Voyage to Mars has its skeptics

Updated: 2013-05-21 01:31

By WANG YING in Shanghai (China Daily)

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The Dutch businessman behind a planned one-way trip to Mars, which has received a flood of applicants from China, has dismissed accusations that the project is a scam.

Mars One has been promoted as a manned mission to establish a human colony on the red planet.

Anyone who fits the physical requirements can apply for the trip, with organizers expected to whittle the pool down to 24 to 40 candidates who will get training before a vote by television viewers will decide the four who will make the trip in 2023.

"Our plan is very complicated, but we knew that when we started," Bas Lansdorp, co-founder of the Mars One project, said in an e-mail to China Daily on Monday. "We are committed to landing humans on Mars in 2023. "With all plans of high ambition and complexity, there is a risk for delay," he said, but insisted the project is currently on schedule.

His comments came after Chinese media reports questioned the feasibility and legitimacy of the project.

Guangzhou Daily reported on Monday that the headquarters of Lansdorp's nonprofit organization is in a rented house with just one employee. "Mars One is registered at my home address because our office is in a Regus flexible workspace office," the e-mail response said, referring to the Luxembourg-based office-furniture manufacturer.

The paper also claimed Mars One has already generated more than $1 million in nonrefundable application fees.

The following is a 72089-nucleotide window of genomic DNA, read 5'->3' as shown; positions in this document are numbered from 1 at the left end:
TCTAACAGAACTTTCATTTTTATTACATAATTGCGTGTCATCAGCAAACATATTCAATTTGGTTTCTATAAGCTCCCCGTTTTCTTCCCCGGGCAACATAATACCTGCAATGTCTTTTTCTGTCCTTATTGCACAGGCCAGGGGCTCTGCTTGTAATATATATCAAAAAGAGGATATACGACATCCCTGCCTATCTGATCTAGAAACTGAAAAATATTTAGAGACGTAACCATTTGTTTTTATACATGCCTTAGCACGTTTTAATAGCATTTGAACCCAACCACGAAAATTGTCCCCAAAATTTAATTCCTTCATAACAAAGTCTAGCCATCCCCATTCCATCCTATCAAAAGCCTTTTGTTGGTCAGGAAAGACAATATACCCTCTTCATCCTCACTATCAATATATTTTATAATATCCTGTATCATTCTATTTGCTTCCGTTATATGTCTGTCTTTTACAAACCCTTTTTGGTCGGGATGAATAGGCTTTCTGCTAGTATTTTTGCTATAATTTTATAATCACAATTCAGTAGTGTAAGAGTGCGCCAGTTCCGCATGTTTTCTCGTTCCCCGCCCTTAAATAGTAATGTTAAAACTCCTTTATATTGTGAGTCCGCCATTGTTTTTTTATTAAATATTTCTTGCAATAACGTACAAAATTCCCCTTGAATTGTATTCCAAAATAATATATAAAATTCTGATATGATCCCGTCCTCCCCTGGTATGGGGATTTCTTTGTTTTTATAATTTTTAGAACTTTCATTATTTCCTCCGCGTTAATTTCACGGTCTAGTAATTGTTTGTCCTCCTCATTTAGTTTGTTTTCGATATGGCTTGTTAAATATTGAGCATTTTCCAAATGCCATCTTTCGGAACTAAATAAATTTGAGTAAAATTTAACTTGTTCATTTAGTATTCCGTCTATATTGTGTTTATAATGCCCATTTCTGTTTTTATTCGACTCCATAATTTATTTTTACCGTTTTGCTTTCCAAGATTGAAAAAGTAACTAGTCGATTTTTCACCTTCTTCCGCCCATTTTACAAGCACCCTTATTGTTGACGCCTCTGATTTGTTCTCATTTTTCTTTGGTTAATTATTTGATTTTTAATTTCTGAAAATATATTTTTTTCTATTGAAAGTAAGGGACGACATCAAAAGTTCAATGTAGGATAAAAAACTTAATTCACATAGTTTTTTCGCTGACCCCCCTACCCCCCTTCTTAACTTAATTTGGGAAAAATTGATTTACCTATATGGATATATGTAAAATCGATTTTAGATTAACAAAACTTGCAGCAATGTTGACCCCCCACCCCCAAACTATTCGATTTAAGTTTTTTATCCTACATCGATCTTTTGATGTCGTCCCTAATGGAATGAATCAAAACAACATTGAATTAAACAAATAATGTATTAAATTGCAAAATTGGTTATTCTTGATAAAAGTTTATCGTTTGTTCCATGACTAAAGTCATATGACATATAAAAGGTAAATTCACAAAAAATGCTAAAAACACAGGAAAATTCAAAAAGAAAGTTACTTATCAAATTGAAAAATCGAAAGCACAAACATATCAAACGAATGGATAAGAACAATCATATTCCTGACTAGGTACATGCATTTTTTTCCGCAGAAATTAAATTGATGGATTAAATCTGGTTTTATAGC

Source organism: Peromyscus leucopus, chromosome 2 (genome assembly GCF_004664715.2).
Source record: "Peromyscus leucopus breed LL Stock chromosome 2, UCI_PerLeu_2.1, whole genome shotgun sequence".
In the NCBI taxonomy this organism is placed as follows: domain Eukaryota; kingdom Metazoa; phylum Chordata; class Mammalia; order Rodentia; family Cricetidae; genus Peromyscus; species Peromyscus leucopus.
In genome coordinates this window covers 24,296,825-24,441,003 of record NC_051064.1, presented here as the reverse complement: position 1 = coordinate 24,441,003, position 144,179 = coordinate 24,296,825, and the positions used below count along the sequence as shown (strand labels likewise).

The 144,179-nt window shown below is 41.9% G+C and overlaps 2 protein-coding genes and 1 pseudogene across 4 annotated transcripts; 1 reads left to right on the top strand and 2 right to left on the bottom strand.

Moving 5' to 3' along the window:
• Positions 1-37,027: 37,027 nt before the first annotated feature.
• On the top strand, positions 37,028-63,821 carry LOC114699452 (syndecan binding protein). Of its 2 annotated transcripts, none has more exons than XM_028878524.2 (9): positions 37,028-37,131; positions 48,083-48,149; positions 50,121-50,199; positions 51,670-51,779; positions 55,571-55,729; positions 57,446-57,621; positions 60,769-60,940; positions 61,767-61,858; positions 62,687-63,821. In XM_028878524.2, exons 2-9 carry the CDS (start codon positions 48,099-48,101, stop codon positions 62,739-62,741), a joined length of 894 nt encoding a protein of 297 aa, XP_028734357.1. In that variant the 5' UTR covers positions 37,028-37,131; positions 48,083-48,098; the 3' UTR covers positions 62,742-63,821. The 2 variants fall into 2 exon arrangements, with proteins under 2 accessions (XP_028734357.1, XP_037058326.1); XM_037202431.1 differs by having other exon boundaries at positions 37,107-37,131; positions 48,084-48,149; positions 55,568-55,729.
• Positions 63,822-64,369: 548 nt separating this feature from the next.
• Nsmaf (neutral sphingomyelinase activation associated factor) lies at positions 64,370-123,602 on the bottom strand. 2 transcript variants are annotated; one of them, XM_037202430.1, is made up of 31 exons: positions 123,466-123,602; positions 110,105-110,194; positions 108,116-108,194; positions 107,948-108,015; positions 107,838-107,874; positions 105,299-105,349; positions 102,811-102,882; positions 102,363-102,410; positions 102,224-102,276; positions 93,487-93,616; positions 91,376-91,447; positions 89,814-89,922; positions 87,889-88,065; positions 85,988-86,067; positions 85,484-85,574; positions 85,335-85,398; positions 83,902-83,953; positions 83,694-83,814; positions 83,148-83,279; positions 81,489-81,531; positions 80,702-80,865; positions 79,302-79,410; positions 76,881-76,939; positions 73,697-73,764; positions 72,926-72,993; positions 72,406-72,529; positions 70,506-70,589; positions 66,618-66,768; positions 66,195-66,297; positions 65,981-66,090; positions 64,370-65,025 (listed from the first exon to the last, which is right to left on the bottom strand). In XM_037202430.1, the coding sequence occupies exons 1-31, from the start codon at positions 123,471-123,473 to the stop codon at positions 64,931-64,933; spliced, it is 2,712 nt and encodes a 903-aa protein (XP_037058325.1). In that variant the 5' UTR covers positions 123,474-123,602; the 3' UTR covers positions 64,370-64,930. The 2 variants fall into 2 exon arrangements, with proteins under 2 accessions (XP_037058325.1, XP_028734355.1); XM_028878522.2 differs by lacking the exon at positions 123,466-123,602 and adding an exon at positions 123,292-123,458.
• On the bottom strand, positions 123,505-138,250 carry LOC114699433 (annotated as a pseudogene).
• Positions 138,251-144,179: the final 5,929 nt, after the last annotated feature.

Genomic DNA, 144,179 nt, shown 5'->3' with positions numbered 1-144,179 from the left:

According to the project brochure, applicants pay an administration fee based on their country's per capita GDP. Chinese applicants pay only $11.

Lansdorp also confirmed that at least 78,000 people worldwide, including about 10,000 from China, had submitted applications worldwide as of May 7.

A businessman from Dujiangyan, Sichaun province, who applied for a spot, also dismisses the concerns. "I don't understand why there are so many people questioning this project," Ma Qiang said. "It's an interesting project, and I'll keep an eye on its progress."

The 39-year-old said other applicants he knows also are optimistic about the project, adding that the nonrefundable admission fee is clearly stated on its official website.

"Pay $11 to get the chance of showing myself in front of the world, that's worthwhile," Ma said. "Whether the trip can make it or not is not that important to me."

In late April, Mars One chose Shanghai as the site of its second application-related news conference, after New York City.

Lansdorp said it is because he believes many Chinese, including children, are interested in being astronauts, especially as China had sent its own "taikonauts" into space.

Still, the project has its skeptics.

Pang Zhihao, a space flight expert, has said the trip to Mars sounds more like a commercial than a serious project.

The astronomical cost, the long voyage in space that will cause acute bone loss and muscle atrophy, and the severe environment on Mars - a frigid, barren planet whose thin atmosphere cannot support human life - will make the trip difficult.

The successful four candidates "will die there if they can't fly back. This is like euthanasia," he added. "If we watch this as a live show, it's cruel."

Zhou Wenting in Shanghai contributed to this story.